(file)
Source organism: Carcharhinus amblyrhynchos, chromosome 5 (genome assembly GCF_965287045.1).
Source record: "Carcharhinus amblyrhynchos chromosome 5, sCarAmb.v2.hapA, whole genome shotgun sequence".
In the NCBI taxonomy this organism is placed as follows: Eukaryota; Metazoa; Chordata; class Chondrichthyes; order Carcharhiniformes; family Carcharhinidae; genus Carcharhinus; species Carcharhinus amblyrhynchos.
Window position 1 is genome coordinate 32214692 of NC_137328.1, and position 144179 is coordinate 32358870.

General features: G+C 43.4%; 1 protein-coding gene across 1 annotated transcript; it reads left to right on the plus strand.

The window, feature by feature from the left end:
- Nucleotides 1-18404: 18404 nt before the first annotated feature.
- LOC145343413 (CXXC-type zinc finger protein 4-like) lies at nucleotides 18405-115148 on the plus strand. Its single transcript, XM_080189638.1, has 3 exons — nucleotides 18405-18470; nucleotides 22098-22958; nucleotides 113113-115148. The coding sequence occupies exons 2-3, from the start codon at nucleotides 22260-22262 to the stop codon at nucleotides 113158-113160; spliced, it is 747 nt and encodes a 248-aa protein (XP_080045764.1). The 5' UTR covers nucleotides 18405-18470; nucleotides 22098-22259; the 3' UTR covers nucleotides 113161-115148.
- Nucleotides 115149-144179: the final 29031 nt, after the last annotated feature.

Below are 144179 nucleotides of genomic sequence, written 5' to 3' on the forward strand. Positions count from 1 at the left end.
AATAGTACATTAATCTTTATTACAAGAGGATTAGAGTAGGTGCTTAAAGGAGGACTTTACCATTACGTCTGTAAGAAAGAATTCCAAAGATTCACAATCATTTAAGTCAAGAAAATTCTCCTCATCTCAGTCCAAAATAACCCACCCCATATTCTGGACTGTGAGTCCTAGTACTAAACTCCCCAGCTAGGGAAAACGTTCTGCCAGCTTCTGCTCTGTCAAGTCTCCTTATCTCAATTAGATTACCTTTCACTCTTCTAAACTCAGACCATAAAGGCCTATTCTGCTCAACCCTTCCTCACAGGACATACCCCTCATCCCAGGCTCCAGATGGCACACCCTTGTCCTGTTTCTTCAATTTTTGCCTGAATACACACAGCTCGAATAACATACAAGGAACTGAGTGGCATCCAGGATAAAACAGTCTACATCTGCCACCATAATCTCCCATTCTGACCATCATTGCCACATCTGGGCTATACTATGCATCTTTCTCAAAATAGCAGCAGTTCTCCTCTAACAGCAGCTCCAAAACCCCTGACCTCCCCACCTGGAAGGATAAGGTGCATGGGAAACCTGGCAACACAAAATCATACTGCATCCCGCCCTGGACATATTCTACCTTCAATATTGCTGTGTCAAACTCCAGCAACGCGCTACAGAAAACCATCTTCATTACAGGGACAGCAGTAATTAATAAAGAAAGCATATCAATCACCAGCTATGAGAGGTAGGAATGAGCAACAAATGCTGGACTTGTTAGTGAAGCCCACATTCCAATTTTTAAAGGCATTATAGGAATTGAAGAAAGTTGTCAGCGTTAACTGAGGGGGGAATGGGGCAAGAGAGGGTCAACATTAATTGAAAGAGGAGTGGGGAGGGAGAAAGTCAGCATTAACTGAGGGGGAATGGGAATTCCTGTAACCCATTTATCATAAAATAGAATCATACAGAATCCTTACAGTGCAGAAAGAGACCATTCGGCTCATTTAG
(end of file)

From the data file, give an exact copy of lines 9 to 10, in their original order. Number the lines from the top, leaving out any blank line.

- Nucleotides 115149-144179: the final 29031 nt, after the last annotated feature.

Below are 144179 nucleotides of genomic sequence, written 5' to 3' on the forward strand. Positions count from 1 at the left end.